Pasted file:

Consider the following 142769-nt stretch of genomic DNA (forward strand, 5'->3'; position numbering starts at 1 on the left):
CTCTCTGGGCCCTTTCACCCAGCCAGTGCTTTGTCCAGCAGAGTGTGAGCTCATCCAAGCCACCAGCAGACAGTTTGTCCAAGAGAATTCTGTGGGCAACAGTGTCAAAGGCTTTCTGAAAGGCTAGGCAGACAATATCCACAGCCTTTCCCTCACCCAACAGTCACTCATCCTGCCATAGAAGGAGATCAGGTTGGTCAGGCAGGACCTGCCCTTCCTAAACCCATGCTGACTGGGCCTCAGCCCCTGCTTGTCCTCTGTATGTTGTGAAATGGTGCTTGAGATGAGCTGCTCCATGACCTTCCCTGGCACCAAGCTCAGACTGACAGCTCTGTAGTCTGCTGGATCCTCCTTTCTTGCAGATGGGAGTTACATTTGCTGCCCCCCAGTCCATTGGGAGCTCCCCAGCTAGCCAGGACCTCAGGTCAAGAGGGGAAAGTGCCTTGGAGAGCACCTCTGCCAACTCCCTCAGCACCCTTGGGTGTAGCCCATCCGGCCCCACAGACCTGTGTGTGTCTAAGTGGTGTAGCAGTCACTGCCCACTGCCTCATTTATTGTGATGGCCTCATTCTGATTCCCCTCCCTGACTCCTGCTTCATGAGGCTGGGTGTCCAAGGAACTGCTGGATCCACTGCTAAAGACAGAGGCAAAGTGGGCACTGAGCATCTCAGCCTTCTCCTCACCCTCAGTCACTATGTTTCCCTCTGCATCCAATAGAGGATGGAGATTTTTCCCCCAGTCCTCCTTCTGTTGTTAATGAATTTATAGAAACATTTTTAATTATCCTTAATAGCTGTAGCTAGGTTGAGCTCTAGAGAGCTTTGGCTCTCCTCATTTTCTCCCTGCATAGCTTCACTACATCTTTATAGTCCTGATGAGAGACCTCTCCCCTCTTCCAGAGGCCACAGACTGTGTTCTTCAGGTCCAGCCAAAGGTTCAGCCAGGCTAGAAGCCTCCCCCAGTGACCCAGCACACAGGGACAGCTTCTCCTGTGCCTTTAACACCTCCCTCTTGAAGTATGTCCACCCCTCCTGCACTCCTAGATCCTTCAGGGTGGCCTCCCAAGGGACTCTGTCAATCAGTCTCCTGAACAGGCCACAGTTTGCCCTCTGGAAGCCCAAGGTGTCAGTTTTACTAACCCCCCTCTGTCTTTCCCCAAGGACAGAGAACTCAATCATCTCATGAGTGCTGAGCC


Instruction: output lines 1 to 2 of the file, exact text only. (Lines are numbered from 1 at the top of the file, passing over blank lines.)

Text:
Consider the following 142769-nt stretch of genomic DNA (forward strand, 5'->3'; position numbering starts at 1 on the left):
CTCTCTGGGCCCTTTCACCCAGCCAGTGCTTTGTCCAGCAGAGTGTGAGCTCATCCAAGCCACCAGCAGACAGTTTGTCCAAGAGAATTCTGTGGGCAACAGTGTCAAAGGCTTTCTGAAAGGCTAGGCAGACAATATCCACAGCCTTTCCCTCACCCAACAGTCACTCATCCTGCCATAGAAGGAGATCAGGTTGGTCAGGCAGGACCTGCCCTTCCTAAACCCATGCTGACTGGGCCTCAGCCCCTGCTTGTCCTCTGTATGTTGTGAAATGGTGCTTGAGATGAGCTGCTCCATGACCTTCCCTGGCACCAAGCTCAGACTGACAGCTCTGTAGTCTGCTGGATCCTCCTTTCTTGCAGATGGGAGTTACATTTGCTGCCCCCCAGTCCATTGGGAGCTCCCCAGCTAGCCAGGACCTCAGGTCAAGAGGGGAAAGTGCCTTGGAGAGCACCTCTGCCAACTCCCTCAGCACCCTTGGGTGTAGCCCATCCGGCCCCACAGACCTGTGTGTGTCTAAGTGGTGTAGCAGTCACTGCCCACTGCCTCATTTATTGTGATGGCCTCATTCTGATTCCCCTCCCTGACTCCTGCTTCATGAGGCTGGGTGTCCAAGGAACTGCTGGATCCACTGCTAAAGACAGAGGCAAAGTGGGCACTGAGCATCTCAGCCTTCTCCTCACCCTCAGTCACTATGTTTCCCTCTGCATCCAATAGAGGATGGAGATTTTTCCCCCAGTCCTCCTTCTGTTGTTAATGAATTTATAGAAACATTTTTAATTATCCTTAATAGCTGTAGCTAGGTTGAGCTCTAGAGAGCTTTGGCTCTCCTCATTTTCTCCCTGCATAGCTTCACTACATCTTTATAGTCCTGATGAGAGACCTCTCCCCTCTTCCAGAGGCCACAGACTGTGTTCTTCAGGTCCAGCCAAAGGTTCAGCCAGGCTAGAAGCCTCCCCCAGTGACCCAGCACACAGGGACAGCTTCTCCTGTGCCTTTAACACCTCCCTCTTGAAGTATGTCCACCCCTCCTGCACTCCTAGATCCTTCAGGGTGGCCTCCCAAGGGACTCTGTCAATCAGTCTCCTGAACAGGCCACAGTTTGCCCTCTGGAAGCCCAAGGTGTCAGTTTTACTAACCCCCCTCTGTCTTTCCCCAAGGACAGAGAACTCAATCATCTCATGAGTGCTGAGCC